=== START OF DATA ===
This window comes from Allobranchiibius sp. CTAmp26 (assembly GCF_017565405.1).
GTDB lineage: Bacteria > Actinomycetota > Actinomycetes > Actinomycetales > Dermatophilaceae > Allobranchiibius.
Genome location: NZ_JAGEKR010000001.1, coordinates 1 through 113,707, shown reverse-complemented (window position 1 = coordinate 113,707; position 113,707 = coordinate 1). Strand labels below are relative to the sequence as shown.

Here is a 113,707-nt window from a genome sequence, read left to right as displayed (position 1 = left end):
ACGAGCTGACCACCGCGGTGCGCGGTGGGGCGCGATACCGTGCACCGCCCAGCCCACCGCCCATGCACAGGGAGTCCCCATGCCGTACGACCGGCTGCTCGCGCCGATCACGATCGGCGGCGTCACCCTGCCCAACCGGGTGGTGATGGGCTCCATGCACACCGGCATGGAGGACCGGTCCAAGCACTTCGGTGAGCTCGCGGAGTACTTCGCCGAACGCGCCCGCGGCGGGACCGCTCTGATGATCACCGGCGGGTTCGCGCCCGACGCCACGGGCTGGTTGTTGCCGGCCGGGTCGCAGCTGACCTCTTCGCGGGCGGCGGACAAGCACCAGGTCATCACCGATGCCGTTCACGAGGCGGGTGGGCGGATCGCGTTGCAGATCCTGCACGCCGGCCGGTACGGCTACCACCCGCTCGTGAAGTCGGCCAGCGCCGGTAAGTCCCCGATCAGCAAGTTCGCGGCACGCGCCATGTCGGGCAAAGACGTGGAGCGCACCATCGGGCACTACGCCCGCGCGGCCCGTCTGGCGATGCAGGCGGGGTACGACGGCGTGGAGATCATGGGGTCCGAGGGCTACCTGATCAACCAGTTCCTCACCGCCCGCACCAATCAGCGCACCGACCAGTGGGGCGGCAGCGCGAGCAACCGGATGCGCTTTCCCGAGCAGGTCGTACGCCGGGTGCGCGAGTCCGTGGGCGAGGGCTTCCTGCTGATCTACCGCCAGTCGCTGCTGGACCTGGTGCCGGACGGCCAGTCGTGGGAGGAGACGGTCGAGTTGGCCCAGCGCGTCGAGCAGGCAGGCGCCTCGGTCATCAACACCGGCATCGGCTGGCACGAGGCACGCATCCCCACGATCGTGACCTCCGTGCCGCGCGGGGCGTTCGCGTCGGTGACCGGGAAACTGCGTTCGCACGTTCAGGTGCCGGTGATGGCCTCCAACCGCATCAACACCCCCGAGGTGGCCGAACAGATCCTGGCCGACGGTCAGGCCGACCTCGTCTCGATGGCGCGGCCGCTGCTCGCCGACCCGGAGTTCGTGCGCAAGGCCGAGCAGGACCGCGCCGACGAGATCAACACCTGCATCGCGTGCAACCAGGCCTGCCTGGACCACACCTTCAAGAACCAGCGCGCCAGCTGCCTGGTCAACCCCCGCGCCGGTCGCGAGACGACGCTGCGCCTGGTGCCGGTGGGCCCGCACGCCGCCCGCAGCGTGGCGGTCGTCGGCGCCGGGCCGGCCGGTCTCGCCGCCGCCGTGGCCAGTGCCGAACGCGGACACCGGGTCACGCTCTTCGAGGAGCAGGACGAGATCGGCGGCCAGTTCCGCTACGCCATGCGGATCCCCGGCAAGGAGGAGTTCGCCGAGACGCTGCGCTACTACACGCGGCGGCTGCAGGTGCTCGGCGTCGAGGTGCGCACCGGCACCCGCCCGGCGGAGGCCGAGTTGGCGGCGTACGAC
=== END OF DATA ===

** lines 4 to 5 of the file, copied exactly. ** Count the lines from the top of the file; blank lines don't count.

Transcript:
Here is a 113,707-nt window from a genome sequence, read left to right as displayed (position 1 = left end):
ACGAGCTGACCACCGCGGTGCGCGGTGGGGCGCGATACCGTGCACCGCCCAGCCCACCGCCCATGCACAGGGAGTCCCCATGCCGTACGACCGGCTGCTCGCGCCGATCACGATCGGCGGCGTCACCCTGCCCAACCGGGTGGTGATGGGCTCCATGCACACCGGCATGGAGGACCGGTCCAAGCACTTCGGTGAGCTCGCGGAGTACTTCGCCGAACGCGCCCGCGGCGGGACCGCTCTGATGATCACCGGCGGGTTCGCGCCCGACGCCACGGGCTGGTTGTTGCCGGCCGGGTCGCAGCTGACCTCTTCGCGGGCGGCGGACAAGCACCAGGTCATCACCGATGCCGTTCACGAGGCGGGTGGGCGGATCGCGTTGCAGATCCTGCACGCCGGCCGGTACGGCTACCACCCGCTCGTGAAGTCGGCCAGCGCCGGTAAGTCCCCGATCAGCAAGTTCGCGGCACGCGCCATGTCGGGCAAAGACGTGGAGCGCACCATCGGGCACTACGCCCGCGCGGCCCGTCTGGCGATGCAGGCGGGGTACGACGGCGTGGAGATCATGGGGTCCGAGGGCTACCTGATCAACCAGTTCCTCACCGCCCGCACCAATCAGCGCACCGACCAGTGGGGCGGCAGCGCGAGCAACCGGATGCGCTTTCCCGAGCAGGTCGTACGCCGGGTGCGCGAGTCCGTGGGCGAGGGCTTCCTGCTGATCTACCGCCAGTCGCTGCTGGACCTGGTGCCGGACGGCCAGTCGTGGGAGGAGACGGTCGAGTTGGCCCAGCGCGTCGAGCAGGCAGGCGCCTCGGTCATCAACACCGGCATCGGCTGGCACGAGGCACGCATCCCCACGATCGTGACCTCCGTGCCGCGCGGGGCGTTCGCGTCGGTGACCGGGAAACTGCGTTCGCACGTTCAGGTGCCGGTGATGGCCTCCAACCGCATCAACACCCCCGAGGTGGCCGAACAGATCCTGGCCGACGGTCAGGCCGACCTCGTCTCGATGGCGCGGCCGCTGCTCGCCGACCCGGAGTTCGTGCGCAAGGCCGAGCAGGACCGCGCCGACGAGATCAACACCTGCATCGCGTGCAACCAGGCCTGCCTGGACCACACCTTCAAGAACCAGCGCGCCAGCTGCCTGGTCAACCCCCGCGCCGGTCGCGAGACGACGCTGCGCCTGGTGCCGGTGGGCCCGCACGCCGCCCGCAGCGTGGCGGTCGTCGGCGCCGGGCCGGCCGGTCTCGCCGCCGCCGTGGCCAGTGCCGAACGCGGACACCGGGTCACGCTCTTCGAGGAGCAGGACGAGATCGGCGGCCAGTTCCGCTACGCCATGCGGATCCCCGGCAAGGAGGAGTTCGCCGAGACGCTGCGCTACTACACGCGGCGGCTGCAGGTGCTCGGCGTCGAGGTGCGCACCGGCACCCGCCCGGCGGAGGCCGAGTTGGCGGCGTACGAC